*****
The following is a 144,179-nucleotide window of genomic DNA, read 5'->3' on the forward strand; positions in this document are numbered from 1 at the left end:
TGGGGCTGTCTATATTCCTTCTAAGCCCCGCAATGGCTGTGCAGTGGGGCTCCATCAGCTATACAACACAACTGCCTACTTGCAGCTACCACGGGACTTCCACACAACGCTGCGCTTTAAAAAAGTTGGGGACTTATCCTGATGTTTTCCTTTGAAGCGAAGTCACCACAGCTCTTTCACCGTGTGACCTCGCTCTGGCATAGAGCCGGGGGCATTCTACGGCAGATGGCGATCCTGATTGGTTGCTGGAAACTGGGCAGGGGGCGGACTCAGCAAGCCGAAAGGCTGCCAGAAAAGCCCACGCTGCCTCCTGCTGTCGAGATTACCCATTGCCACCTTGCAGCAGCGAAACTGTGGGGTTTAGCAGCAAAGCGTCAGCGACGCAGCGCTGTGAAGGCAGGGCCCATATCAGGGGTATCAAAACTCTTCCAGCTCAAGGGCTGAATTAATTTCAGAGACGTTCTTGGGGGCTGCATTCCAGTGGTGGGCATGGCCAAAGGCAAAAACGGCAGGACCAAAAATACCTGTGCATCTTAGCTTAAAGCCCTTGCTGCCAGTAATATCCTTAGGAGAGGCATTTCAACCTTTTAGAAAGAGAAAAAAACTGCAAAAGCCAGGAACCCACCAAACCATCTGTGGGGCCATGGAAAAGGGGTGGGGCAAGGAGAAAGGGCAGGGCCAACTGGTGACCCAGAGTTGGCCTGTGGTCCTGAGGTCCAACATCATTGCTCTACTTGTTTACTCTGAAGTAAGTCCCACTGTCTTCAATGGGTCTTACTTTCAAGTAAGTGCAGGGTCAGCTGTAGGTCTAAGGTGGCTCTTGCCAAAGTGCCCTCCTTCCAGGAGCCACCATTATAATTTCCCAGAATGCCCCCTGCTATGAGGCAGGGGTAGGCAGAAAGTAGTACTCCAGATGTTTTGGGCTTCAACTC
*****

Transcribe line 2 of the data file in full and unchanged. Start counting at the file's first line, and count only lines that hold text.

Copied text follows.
TGGGGCTGTCTATATTCCTTCTAAGCCCCGCAATGGCTGTGCAGTGGGGCTCCATCAGCTATACAACACAACTGCCTACTTGCAGCTACCACGGGACTTCCACACAACGCTGCGCTTTAAAAAAGTTGGGGACTTATCCTGATGTTTTCCTTTGAAGCGAAGTCACCACAGCTCTTTCACCGTGTGACCTCGCTCTGGCATAGAGCCGGGGGCATTCTACGGCAGATGGCGATCCTGATTGGTTGCTGGAAACTGGGCAGGGGGCGGACTCAGCAAGCCGAAAGGCTGCCAGAAAAGCCCACGCTGCCTCCTGCTGTCGAGATTACCCATTGCCACCTTGCAGCAGCGAAACTGTGGGGTTTAGCAGCAAAGCGTCAGCGACGCAGCGCTGTGAAGGCAGGGCCCATATCAGGGGTATCAAAACTCTTCCAGCTCAAGGGCTGAATTAATTTCAGAGACGTTCTTGGGGGCTGCATTCCAGTGGTGGGCATGGCCAAAGGCAAAAACGGCAGGACCAAAAATACCTGTGCATCTTAGCTTAAAGCCCTTGCTGCCAGTAATATCCTTAGGAGAGGCATTTCAACCTTTTAGAAAGAGAAAAAAACTGCAAAAGCCAGGAACCCACCAAACCATCTGTGGGGCCATGGAAAAGGGGTGGGGCAAGGAGAAAGGGCAGGGCCAACTGGTGACCCAGAGTTGGCCTGTGGTCCTGAGGTCCAACATCATTGCTCTACTTGTTTACTCTGAAGTAAGTCCCACTGTCTTCAATGGGTCTTACTTTCAAGTAAGTGCAGGGTCAGCTGTAGGTCTAAGGTGGCTCTTGCCAAAGTGCCCTCCTTCCAGGAGCCACCATTATAATTTCCCAGAATGCCCCCTGCTATGAGGCAGGGGTAGGCAGAAAGTAGTACTCCAGATGTTTTGGGCTTCAACTC